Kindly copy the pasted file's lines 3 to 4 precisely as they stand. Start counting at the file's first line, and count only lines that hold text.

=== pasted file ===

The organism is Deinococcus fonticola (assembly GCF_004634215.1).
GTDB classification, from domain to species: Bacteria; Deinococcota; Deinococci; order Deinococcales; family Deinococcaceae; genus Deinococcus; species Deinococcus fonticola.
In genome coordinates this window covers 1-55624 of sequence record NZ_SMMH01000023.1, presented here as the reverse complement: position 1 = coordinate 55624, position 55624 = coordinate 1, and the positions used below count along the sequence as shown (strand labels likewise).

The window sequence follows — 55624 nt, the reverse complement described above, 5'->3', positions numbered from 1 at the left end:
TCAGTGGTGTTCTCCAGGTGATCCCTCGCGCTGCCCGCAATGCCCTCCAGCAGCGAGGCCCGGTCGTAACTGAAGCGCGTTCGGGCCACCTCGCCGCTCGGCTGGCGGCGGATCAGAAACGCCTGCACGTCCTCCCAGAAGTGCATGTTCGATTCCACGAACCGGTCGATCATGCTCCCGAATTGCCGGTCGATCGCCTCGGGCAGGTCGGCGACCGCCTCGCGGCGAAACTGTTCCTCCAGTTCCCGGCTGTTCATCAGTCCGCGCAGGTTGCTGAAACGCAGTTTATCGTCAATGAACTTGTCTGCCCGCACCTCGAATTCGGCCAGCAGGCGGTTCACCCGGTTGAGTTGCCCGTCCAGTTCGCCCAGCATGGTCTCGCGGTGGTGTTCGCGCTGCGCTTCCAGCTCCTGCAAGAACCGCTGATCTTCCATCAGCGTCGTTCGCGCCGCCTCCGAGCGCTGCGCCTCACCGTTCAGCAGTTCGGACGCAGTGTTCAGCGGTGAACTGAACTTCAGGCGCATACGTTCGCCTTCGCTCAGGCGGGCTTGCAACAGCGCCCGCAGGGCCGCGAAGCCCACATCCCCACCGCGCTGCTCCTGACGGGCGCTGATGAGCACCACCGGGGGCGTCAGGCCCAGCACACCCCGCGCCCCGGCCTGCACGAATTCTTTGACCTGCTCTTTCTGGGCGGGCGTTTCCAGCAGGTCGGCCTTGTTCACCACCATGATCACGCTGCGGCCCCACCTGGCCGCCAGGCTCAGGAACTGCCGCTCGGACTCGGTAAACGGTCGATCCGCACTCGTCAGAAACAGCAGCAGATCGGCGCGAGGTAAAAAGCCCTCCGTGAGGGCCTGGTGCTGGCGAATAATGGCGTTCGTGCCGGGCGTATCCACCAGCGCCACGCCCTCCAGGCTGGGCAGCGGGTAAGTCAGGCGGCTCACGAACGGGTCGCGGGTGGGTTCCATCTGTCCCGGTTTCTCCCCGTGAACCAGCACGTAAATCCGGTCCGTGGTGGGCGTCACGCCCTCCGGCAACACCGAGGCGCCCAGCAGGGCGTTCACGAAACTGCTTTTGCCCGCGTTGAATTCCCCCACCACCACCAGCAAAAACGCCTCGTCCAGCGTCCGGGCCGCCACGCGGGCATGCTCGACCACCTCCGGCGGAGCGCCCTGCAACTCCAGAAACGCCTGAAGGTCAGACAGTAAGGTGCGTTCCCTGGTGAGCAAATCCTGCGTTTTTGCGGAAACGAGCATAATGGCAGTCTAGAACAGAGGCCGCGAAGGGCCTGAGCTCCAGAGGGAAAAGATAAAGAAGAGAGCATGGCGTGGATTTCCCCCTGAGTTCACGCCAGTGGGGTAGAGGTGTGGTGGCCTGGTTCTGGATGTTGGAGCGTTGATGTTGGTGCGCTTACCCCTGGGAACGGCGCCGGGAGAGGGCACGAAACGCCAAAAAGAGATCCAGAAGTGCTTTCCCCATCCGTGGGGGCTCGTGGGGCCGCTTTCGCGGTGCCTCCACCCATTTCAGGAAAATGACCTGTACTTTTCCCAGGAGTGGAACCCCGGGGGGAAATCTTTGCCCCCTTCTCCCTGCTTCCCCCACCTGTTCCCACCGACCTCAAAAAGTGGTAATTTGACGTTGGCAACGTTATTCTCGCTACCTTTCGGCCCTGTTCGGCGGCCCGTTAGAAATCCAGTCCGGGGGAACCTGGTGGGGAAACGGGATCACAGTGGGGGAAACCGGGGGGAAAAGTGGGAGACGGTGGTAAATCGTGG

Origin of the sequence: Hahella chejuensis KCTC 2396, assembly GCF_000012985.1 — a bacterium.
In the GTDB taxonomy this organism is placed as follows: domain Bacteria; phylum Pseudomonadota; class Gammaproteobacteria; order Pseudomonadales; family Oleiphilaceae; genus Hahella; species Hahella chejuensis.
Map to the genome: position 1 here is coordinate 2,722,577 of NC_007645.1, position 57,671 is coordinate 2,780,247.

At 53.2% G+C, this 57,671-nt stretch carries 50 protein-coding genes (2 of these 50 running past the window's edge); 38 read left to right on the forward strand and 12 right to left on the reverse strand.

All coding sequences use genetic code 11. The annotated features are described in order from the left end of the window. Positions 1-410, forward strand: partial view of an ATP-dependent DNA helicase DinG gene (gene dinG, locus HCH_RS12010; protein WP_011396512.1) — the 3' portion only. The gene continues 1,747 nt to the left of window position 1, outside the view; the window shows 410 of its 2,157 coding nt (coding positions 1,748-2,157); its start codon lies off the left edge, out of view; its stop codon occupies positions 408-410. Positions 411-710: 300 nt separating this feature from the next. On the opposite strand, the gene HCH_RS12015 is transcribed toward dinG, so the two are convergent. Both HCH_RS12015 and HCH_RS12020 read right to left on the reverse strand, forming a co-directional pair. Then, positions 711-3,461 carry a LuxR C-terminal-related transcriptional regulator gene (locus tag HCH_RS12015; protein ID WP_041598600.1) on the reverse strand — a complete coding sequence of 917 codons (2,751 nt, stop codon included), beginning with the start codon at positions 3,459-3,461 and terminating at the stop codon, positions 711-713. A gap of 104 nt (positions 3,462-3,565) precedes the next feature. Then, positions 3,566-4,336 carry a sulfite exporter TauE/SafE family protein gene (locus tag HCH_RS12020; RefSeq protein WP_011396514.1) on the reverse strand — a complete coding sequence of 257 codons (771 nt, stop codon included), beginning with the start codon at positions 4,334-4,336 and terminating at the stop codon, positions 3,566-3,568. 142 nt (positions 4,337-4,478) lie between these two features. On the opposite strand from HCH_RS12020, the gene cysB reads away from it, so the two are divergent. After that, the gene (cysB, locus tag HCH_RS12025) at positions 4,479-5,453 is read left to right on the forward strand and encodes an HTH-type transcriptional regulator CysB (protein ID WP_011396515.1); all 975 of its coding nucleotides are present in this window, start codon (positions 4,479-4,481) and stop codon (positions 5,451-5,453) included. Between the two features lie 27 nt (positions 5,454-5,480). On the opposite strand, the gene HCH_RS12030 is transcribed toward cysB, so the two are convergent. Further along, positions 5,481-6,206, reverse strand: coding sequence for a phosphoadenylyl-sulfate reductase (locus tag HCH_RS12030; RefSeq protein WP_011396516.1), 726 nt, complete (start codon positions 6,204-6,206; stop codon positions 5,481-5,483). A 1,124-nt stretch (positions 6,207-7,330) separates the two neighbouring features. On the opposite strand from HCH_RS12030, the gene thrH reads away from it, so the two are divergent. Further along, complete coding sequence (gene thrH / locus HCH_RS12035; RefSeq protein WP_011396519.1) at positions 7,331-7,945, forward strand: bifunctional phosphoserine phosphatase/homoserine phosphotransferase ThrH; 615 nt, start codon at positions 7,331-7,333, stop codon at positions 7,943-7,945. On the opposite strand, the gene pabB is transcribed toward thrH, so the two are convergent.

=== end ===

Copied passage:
In genome coordinates this window covers 1-55624 of sequence record NZ_SMMH01000023.1, presented here as the reverse complement: position 1 = coordinate 55624, position 55624 = coordinate 1, and the positions used below count along the sequence as shown (strand labels likewise).

The window sequence follows — 55624 nt, the reverse complement described above, 5'->3', positions numbered from 1 at the left end: